Various models have been developed to describe the response of plants to nutrient supply and accumulation (67). Pfeiffer et al. (68) proposed a hyperbolic model in which plants approached an asymptote or maximum value as nutrient accumulation increased. Linear models have been proposed to describe growth responses to nutrient accumulation (67). Other researchers identified a three-phase model (69–71) (Figure 2.2). In this model, growth curves describe a deficient level of nutrient accumulation, region of poverty adjustment, or minimum percentage where yields rise with increasing internal concentrations of nitrogen. In the second zone of the growth curve, a transition from deficiency to sufficiency occurs followed by a region known as luxury consumption in which internal concentration of nitrogen rises but yield does not rise. The concentration of nitrogen at the transition from deficiency to sufficiency is known as the critical concentration. Eventually, nitrogen accumulation will rise to excessive or toxic levels.
Nitrogen concentrations in plants vary with species and with varieties within species (72,73). Nitrogen accumulation in plants also varies among families. Herbaceous crops from fertilized fields commonly have concentrations of nitrogen that exceed 3% of the dry mass of mature leaves. Leaves of grasses (Gramineae, Poaceae) (1.5 to 3.5% N) are typically lower in total nitrogen concentrations than those of legumes (Leguminosae, Fabaceae) (>3% N). Leaves of trees and woody ornamentals may have <1.5% N in mature leaves. Genetic differences attributable to species or families are due to many factors affecting absorption and metabolism of nitrogen and plant growth in general. The concentrations of nitrogen in leaves, stems, and roots changes during the growing season. In the early stages of growth, concentrations will be high throughout the plant. As plants mature the concentrations of nitrogen in these organs fall, and is usually independent of the initial external supply of nitrogen. Mobilization of nitrogen from old leaves to meristems, young leaves, and fruits leads to a diminished concentration of nitrogen in old, bottom leaves of plants. Whether a plant is annual, biennial, or perennial affects considerations of yield relations and the state of nutrient accumulation in organs (leaves) during the season. If the development of a plant is restricted by low levels of external factors, such as other nutrients, water, or temperature, internal concentration of nitrogen may rise. Root structure and metabolism can lead to differential accumulation of nitrogen. Assimilation and transport of nitrogenous compounds in plants can lead to differential accumulation among species and within the plants. Nitrogen sources can have large effects on total nitrogen concentrations in plants. Plants grown on ammonium nutrition can have twice the nitrogen concentrations in vegetative parts as plants grown on nitrate nutrition.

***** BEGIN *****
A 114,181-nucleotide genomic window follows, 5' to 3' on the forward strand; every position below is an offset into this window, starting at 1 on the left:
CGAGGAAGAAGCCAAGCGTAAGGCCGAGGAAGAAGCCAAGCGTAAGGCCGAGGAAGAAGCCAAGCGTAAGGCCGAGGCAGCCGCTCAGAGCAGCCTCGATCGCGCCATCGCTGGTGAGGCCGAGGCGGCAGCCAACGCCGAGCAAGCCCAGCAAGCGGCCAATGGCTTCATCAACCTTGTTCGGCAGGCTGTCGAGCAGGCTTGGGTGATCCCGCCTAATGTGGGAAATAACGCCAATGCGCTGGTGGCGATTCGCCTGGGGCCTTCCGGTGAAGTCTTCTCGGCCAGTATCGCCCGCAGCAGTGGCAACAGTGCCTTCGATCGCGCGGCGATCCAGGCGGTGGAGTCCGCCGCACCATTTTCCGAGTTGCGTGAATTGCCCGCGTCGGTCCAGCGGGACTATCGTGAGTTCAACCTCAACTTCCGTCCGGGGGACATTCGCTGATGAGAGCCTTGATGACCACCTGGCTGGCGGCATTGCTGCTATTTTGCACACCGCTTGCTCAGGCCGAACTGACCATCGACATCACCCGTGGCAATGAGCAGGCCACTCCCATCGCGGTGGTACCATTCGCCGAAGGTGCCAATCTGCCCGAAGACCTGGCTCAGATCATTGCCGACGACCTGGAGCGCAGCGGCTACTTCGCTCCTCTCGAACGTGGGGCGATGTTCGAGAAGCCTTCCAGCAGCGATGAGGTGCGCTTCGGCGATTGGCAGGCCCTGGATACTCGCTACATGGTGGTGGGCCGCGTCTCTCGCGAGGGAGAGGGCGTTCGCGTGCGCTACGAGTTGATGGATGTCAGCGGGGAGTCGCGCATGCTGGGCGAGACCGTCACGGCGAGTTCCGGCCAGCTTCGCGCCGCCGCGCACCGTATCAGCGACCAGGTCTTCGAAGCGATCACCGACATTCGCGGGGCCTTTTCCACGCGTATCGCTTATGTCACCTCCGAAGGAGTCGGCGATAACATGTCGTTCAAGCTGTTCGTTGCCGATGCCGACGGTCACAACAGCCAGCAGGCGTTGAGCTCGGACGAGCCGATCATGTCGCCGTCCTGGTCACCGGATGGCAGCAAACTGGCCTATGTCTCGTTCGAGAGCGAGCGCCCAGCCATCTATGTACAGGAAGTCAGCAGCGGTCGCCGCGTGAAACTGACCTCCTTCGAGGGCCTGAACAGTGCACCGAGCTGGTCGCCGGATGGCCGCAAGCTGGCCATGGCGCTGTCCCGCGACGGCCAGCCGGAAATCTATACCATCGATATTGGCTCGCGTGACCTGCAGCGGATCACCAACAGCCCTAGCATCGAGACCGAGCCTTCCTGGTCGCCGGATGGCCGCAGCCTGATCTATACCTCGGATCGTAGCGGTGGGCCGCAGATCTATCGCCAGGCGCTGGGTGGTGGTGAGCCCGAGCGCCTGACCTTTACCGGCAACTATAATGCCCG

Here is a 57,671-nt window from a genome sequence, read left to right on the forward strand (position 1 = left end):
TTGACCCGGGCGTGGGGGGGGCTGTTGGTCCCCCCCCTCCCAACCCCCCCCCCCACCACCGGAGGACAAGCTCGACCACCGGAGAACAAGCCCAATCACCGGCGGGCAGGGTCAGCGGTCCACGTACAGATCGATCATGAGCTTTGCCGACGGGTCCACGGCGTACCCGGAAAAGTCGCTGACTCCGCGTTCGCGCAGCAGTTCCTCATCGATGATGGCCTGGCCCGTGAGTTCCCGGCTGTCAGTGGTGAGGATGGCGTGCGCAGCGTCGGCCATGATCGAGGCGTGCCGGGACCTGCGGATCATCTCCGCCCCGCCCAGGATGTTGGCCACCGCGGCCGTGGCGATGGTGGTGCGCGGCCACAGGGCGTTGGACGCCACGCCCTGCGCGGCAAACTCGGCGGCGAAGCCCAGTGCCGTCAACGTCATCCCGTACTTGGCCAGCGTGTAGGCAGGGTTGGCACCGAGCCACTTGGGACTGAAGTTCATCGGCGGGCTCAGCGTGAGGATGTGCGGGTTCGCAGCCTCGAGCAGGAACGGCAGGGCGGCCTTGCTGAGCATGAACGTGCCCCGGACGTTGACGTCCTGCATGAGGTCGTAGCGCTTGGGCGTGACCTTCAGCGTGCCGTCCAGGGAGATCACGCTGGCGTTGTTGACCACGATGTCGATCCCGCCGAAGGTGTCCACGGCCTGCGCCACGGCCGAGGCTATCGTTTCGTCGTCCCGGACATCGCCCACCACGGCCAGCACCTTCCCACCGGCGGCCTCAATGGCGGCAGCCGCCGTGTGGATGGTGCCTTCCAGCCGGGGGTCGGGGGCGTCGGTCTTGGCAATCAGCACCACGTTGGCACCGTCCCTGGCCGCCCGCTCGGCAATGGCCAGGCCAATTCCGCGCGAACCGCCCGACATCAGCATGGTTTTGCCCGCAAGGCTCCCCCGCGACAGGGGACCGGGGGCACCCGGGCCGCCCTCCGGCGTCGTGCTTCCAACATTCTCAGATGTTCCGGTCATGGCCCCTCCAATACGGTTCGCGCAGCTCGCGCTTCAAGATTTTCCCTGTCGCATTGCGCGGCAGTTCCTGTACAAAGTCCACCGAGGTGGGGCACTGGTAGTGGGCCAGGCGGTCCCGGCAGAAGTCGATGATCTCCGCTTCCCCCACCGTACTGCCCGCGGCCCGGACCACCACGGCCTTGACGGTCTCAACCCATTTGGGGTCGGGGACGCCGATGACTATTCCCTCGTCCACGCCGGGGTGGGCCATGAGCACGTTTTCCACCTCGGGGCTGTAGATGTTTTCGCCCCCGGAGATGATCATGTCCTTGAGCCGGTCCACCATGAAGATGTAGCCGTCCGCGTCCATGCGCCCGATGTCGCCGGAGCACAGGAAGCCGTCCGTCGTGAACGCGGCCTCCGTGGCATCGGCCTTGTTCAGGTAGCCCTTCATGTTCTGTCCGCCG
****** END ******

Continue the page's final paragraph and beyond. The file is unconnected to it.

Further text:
The choice of tissue for plant analysis is important in plant diagnosis (Table 2.3). Generally, leaves are the most satisfactory plant part to use for diagnosis (69,72,74). Blades are used more frequently than leaf petioles or whole leaves. Blades are chosen as the diagnostic part if total nitrogen is to be assessed, whereas petioles may be selected if the nitrogenous component is soluble, such as nitrate. Total nitrogen quantity in tissues is the most commonly measured fraction, although some researchers believe that nitrate contents reflect the nutritional status better than total nitrogen.
Concentrations of Nitrogen in Plant Parts
With a nutrient supply in which all elements except nitrogen are held at a constant high level, the concentration of nitrogen in a plant will be expected to rise, along with growth and yields, with increases in nitrogen supply. Nitrogen concentrations in leaves are often not correlated with increased growth and yields. Shortages of other nutrients or stresses imposed by growth-limiting temperatures or water supply can cause concentrations of total nitrogen or nitrate to increase, along with a suppression of yield (75). The age of plant tissues is important in diagnosis of nitrogen sufficiency. In the early stages of plant growth, the concentration of nitrogen in plants will be higher than at the later stages. Increased external concentrations of nitrogen will increase the concentration of nitrogen in plant organs, but the trend is for nitrogen concentrations to fall in leaves, stems, and roots as plants mature. These changes will vary with whether the plant is annual, biennial, or perennial (67). It is important to sample plants for nitrogen determinations at a given time of the year or stage of plant development. Some researchers recommend that samples be taken at a certain time of the day, since light intensity and duration can affect the amount of nitrate in tissues (76). Nutrient concentrations in leaves can vary by as much as 40% during a diurnal period (67). Nitrate can vary with time of day, with lower concentrations occurring in the afternoon than in the morning.